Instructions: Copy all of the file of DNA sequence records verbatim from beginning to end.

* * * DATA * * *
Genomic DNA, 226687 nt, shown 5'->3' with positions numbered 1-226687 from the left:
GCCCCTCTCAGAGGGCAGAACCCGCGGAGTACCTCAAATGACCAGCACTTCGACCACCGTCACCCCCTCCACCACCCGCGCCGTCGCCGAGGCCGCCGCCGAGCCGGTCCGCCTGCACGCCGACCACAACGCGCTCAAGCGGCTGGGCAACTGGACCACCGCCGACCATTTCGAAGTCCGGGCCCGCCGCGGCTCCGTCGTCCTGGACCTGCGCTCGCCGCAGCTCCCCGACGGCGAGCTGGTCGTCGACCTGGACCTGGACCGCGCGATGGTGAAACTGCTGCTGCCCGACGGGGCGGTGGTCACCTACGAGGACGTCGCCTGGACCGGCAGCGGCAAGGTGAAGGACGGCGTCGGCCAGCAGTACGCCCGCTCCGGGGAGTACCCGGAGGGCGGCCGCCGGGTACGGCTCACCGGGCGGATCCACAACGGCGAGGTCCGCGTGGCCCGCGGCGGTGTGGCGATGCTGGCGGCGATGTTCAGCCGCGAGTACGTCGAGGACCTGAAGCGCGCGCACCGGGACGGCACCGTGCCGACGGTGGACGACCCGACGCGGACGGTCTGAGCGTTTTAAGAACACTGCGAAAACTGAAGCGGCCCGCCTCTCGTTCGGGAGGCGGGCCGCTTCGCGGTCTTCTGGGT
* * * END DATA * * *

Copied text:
Genomic DNA, 226687 nt, shown 5'->3' with positions numbered 1-226687 from the left:
GCCCCTCTCAGAGGGCAGAACCCGCGGAGTACCTCAAATGACCAGCACTTCGACCACCGTCACCCCCTCCACCACCCGCGCCGTCGCCGAGGCCGCCGCCGAGCCGGTCCGCCTGCACGCCGACCACAACGCGCTCAAGCGGCTGGGCAACTGGACCACCGCCGACCATTTCGAAGTCCGGGCCCGCCGCGGCTCCGTCGTCCTGGACCTGCGCTCGCCGCAGCTCCCCGACGGCGAGCTGGTCGTCGACCTGGACCTGGACCGCGCGATGGTGAAACTGCTGCTGCCCGACGGGGCGGTGGTCACCTACGAGGACGTCGCCTGGACCGGCAGCGGCAAGGTGAAGGACGGCGTCGGCCAGCAGTACGCCCGCTCCGGGGAGTACCCGGAGGGCGGCCGCCGGGTACGGCTCACCGGGCGGATCCACAACGGCGAGGTCCGCGTGGCCCGCGGCGGTGTGGCGATGCTGGCGGCGATGTTCAGCCGCGAGTACGTCGAGGACCTGAAGCGCGCGCACCGGGACGGCACCGTGCCGACGGTGGACGACCCGACGCGGACGGTCTGAGCGTTTTAAGAACACTGCGAAAACTGAAGCGGCCCGCCTCTCGTTCGGGAGGCGGGCCGCTTCGCGGTCTTCTGGGT